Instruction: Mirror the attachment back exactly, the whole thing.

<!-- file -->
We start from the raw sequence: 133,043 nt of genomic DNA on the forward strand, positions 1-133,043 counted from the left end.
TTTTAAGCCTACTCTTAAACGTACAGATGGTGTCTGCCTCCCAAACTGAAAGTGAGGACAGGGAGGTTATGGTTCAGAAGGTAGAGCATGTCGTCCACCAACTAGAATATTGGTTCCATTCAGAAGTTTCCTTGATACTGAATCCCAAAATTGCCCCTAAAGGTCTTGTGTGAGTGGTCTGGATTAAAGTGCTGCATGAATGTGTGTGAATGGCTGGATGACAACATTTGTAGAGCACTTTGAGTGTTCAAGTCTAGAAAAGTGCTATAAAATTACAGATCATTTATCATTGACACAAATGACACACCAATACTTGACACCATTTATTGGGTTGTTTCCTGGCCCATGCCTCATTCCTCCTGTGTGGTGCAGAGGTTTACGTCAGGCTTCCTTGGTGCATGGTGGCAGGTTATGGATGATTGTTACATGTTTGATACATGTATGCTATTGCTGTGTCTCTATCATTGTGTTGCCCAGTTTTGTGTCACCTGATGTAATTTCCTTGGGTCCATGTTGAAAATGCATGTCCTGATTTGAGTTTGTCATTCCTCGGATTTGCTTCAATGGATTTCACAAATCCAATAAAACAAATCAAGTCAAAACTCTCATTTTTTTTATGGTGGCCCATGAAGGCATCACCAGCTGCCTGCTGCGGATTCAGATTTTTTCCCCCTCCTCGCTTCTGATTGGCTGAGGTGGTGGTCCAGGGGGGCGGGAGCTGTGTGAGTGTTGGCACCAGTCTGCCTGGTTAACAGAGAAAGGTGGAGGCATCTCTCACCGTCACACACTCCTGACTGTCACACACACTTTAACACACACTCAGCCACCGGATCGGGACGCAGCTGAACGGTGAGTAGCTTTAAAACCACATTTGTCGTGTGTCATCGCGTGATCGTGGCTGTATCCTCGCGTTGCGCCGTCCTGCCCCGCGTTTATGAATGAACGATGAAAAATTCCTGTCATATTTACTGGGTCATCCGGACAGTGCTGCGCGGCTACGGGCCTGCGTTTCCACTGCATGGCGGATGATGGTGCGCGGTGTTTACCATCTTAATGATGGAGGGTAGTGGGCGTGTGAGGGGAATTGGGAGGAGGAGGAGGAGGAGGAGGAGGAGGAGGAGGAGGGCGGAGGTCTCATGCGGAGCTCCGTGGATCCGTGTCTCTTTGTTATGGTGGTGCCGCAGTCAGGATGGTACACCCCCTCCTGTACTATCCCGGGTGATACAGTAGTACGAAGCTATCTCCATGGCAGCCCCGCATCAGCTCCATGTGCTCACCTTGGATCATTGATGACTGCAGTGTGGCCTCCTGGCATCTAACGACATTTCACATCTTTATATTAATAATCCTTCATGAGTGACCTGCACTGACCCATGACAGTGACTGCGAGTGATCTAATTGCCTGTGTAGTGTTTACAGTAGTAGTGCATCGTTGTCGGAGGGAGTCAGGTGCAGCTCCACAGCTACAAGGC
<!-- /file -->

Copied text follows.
We start from the raw sequence: 133,043 nt of genomic DNA on the forward strand, positions 1-133,043 counted from the left end.
TTTTAAGCCTACTCTTAAACGTACAGATGGTGTCTGCCTCCCAAACTGAAAGTGAGGACAGGGAGGTTATGGTTCAGAAGGTAGAGCATGTCGTCCACCAACTAGAATATTGGTTCCATTCAGAAGTTTCCTTGATACTGAATCCCAAAATTGCCCCTAAAGGTCTTGTGTGAGTGGTCTGGATTAAAGTGCTGCATGAATGTGTGTGAATGGCTGGATGACAACATTTGTAGAGCACTTTGAGTGTTCAAGTCTAGAAAAGTGCTATAAAATTACAGATCATTTATCATTGACACAAATGACACACCAATACTTGACACCATTTATTGGGTTGTTTCCTGGCCCATGCCTCATTCCTCCTGTGTGGTGCAGAGGTTTACGTCAGGCTTCCTTGGTGCATGGTGGCAGGTTATGGATGATTGTTACATGTTTGATACATGTATGCTATTGCTGTGTCTCTATCATTGTGTTGCCCAGTTTTGTGTCACCTGATGTAATTTCCTTGGGTCCATGTTGAAAATGCATGTCCTGATTTGAGTTTGTCATTCCTCGGATTTGCTTCAATGGATTTCACAAATCCAATAAAACAAATCAAGTCAAAACTCTCATTTTTTTTATGGTGGCCCATGAAGGCATCACCAGCTGCCTGCTGCGGATTCAGATTTTTTCCCCCTCCTCGCTTCTGATTGGCTGAGGTGGTGGTCCAGGGGGGCGGGAGCTGTGTGAGTGTTGGCACCAGTCTGCCTGGTTAACAGAGAAAGGTGGAGGCATCTCTCACCGTCACACACTCCTGACTGTCACACACACTTTAACACACACTCAGCCACCGGATCGGGACGCAGCTGAACGGTGAGTAGCTTTAAAACCACATTTGTCGTGTGTCATCGCGTGATCGTGGCTGTATCCTCGCGTTGCGCCGTCCTGCCCCGCGTTTATGAATGAACGATGAAAAATTCCTGTCATATTTACTGGGTCATCCGGACAGTGCTGCGCGGCTACGGGCCTGCGTTTCCACTGCATGGCGGATGATGGTGCGCGGTGTTTACCATCTTAATGATGGAGGGTAGTGGGCGTGTGAGGGGAATTGGGAGGAGGAGGAGGAGGAGGAGGAGGAGGAGGAGGAGGGCGGAGGTCTCATGCGGAGCTCCGTGGATCCGTGTCTCTTTGTTATGGTGGTGCCGCAGTCAGGATGGTACACCCCCTCCTGTACTATCCCGGGTGATACAGTAGTACGAAGCTATCTCCATGGCAGCCCCGCATCAGCTCCATGTGCTCACCTTGGATCATTGATGACTGCAGTGTGGCCTCCTGGCATCTAACGACATTTCACATCTTTATATTAATAATCCTTCATGAGTGACCTGCACTGACCCATGACAGTGACTGCGAGTGATCTAATTGCCTGTGTAGTGTTTACAGTAGTAGTGCATCGTTGTCGGAGGGAGTCAGGTGCAGCTCCACAGCTACAAGGC